Morning Report: September 7, 2007

A friend of the Democrats makes an unscheduled stop, terrorist acts are stopped in Europe, an opposition witness meets an untimely end in Egypt, and analysts discuss the future of two Middle Eastern neighbors.

Norman Hsu busted on train in Colorado. MSNBC: 'Disgraced Democratic fundraiser Norman Hsu was arrested in Colorado late Thursday after he failed to show up for a court appearance related to a felony theft conviction. FBI agents took Hsu into custody at St. Mary’s Hospital in Grand Junction, Colo., said FBI spokesman Joseph Schadler. Hsu had been scheduled to appear in court Wednesday to turn over his passport and ask a judge to cut in half the $2 million bail he posted last week when he turned himself in after spending 15 years on the lam from a felony theft conviction.' Gateway Pundit has a roundup, and comments: 'Is anyone else out there surprised that Hsu was found?... Alive and in the US?' Here's the San Francisco Chronicle: '(09-06) 20:52 PDT SAN FRANCISCO -- Fugitive political fundraiser Norman Hsu, who skipped out on San Mateo County authorities this week rather than face sentencing for a 1992 fraud conviction, was apprehended Thursday night by federal and local lawmen in Grand Junction, Colo. Authorities said Hsu was taken into custody at St. Mary's Hospital in Grand Junction at 7 p.m. local time. He had been on the lam for almost two days after failing to appear in a Redwood City courtroom Wednesday to surrender his passport.' SFGate goes on to say:
The size and scope of Hsu's contributions made him one of the party's largest individual contributors. While he gave $23,000 to Clinton and $7,000 to Obama, he also gave $62,000 to New York Gov. Eliot Spitzer, $50,000 to New York Attorney General Andrew Cuomo, and $50,000 to the New York State Democratic Party.

His contributions also included $38,000 to the Tennessee Democratic Party, $750 to [SF Mayor Gavin] Newsom, $1,250 to San Francisco District Attorney Kamala Harris, and $3,500 to the 25th Ward Democratic Organization in Chicago.

In the 1991-92 grand theft case, Hsu was charged with bilking about 20 investors, including his ex-girlfriend, out of about $1 million in connection with a business that was supposed to provide latex gloves to another firm - only no gloves were ever bought or sold, prosecutors said.

"What Mr. Hsu was in the business of was running a Ponzi scheme," prosecutor Ron Smetana said at a preliminary hearing, according to the transcript. "He was taking money and spending part of it on himself and returning it as it was available. As with any Ponzi scheme, the first ones in and the first ones out always do quite well. Those (who) hope that their investment will continue and stay to the end tend to lose their shorts."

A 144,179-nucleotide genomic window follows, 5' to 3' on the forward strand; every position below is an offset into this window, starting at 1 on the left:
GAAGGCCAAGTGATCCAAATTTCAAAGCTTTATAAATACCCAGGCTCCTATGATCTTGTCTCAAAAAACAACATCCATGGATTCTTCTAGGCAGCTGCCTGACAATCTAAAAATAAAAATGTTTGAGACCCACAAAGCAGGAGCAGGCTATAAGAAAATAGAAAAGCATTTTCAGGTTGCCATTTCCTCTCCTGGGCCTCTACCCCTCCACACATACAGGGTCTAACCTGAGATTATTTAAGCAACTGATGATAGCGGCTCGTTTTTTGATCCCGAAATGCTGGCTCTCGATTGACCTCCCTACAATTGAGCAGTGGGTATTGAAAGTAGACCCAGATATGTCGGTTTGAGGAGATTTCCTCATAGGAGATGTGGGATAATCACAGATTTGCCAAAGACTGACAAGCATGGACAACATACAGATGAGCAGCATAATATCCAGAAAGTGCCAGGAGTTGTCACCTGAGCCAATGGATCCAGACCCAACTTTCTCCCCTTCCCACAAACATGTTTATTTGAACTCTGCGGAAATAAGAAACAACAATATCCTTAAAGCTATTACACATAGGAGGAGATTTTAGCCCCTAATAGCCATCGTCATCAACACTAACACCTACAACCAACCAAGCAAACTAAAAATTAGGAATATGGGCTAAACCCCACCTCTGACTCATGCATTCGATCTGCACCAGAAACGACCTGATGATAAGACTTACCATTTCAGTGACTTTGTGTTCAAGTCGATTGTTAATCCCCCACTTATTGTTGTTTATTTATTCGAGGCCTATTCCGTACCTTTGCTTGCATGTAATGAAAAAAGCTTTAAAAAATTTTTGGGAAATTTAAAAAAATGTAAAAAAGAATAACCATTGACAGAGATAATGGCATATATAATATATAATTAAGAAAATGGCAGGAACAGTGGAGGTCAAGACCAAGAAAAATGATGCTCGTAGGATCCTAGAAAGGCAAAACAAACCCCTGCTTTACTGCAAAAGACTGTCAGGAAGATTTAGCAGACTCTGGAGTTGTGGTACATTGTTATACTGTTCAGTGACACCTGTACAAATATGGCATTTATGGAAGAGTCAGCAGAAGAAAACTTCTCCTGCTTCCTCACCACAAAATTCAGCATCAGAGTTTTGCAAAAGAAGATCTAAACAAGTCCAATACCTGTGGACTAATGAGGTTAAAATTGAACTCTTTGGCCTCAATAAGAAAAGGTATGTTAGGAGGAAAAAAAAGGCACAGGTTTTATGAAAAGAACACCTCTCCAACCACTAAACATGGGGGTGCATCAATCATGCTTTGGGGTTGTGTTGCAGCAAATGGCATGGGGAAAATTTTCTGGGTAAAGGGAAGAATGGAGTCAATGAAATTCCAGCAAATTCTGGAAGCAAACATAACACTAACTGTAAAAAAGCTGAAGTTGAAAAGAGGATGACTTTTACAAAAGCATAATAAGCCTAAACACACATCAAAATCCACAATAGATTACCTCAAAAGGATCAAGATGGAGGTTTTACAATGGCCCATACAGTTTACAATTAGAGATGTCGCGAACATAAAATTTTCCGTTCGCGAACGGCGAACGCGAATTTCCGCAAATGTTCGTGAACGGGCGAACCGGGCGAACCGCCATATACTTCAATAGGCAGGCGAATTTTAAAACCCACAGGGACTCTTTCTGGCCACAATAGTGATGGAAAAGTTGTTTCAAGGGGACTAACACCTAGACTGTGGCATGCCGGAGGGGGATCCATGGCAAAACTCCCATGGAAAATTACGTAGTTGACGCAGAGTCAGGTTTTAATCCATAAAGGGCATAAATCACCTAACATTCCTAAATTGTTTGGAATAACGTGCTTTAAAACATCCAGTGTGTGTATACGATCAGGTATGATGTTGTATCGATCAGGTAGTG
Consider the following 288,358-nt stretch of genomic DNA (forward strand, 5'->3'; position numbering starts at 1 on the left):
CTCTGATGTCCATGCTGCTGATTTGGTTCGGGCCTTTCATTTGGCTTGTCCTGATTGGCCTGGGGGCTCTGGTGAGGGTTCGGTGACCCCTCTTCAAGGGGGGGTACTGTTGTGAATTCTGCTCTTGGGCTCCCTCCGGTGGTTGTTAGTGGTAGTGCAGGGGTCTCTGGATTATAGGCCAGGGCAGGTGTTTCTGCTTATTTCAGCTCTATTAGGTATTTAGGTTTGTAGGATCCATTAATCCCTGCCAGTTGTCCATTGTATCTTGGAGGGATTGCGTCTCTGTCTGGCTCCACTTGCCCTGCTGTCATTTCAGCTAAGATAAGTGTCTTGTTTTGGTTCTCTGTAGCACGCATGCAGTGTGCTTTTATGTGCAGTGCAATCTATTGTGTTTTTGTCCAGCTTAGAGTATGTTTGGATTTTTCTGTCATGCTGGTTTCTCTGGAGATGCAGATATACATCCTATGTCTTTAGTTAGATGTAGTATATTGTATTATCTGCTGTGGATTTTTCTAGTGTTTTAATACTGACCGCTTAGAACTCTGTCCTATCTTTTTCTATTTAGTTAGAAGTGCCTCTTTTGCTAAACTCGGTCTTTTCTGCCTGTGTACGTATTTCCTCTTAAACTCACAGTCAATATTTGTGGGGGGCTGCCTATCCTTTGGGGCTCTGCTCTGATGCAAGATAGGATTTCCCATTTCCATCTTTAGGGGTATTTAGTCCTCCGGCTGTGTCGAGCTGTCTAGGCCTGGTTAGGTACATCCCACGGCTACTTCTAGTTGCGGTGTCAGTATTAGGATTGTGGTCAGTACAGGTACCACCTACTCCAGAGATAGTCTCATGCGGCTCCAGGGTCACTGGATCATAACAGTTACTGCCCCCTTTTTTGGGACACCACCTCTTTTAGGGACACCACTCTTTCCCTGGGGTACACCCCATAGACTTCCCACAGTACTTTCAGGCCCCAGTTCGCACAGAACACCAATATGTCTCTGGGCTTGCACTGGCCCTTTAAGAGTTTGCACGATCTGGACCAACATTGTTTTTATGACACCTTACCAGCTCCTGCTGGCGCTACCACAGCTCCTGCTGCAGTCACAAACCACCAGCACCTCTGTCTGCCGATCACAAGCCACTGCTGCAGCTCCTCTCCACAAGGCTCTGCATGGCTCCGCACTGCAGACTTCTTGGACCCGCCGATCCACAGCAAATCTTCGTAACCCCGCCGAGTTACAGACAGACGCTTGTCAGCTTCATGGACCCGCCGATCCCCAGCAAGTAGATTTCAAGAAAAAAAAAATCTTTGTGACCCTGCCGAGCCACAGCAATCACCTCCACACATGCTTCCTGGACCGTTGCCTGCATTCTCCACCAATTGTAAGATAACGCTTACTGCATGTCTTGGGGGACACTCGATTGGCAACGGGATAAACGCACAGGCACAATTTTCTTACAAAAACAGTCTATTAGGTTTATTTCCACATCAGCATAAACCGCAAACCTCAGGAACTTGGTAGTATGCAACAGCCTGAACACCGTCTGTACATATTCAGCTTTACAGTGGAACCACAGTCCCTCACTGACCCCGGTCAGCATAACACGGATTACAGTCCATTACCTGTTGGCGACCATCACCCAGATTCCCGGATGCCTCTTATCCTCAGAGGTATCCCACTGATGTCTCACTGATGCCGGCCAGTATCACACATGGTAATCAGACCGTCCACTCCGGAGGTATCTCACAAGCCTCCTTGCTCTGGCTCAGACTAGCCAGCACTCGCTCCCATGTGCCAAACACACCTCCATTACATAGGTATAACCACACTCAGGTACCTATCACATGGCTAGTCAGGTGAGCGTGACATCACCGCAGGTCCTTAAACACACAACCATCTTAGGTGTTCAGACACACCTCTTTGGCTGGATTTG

German authorities stop plot on Ramstein. National Review:
German authorities have arrested three Islamic terrorists, and are looking for at least ten others, in connection with a plot to strike multiple targets — most prominently, Ramstein Air Base and Frankfurt International Airport, critical hubs for American military operations and civilian travel, respectively.

Investigators believe the terrorists planned to execute their attacks soon. They would have been a high-profile way of commemorating the sixth anniversary of 9/11. Just as significant, the German parliament, like the American Congress, is about to consider questions bearing on whether and how to fight the West’s Islamist foes. On the table is whether Germany will extend the deployment of its NATO forces in Afghanistan, or pull out, as its antiwar Left urges.

FGM thwarted in Germany. Another terrorist plot was averted in Germany, AINA reports:
Police in Bremen, Germany, raided an apartment recently not to arrest any terrorists but rather to prevent two of its occupants from being terrorized by another form of barbarism: female genital mutilation. In what has been described as "a first" by a German women's organization, authorities in the northern, port city were able to intervene and thwart a planned, female circumcision of two girls aged one and four. The infants, taken into state care, were to have undergone the horrifying procedure in their 25-year-old mother's native country of Gambia at a female circumcision ritual.

However, the girls' German father discovered the mother's gruesome plan when he returned home one evening and found two packed bags and his daughters missing. Very fortunately for the girls, their father was vehemently opposed to the hideous ordeal his wife of five years, whom he had married "according to Muslim law", was planning for them. Already aware of the father's fierce opposition to her scheme, the mother had hidden the intended victims among countrymen at another apartment, from which at least the one-year-old was slated to leave the next day for the West African country.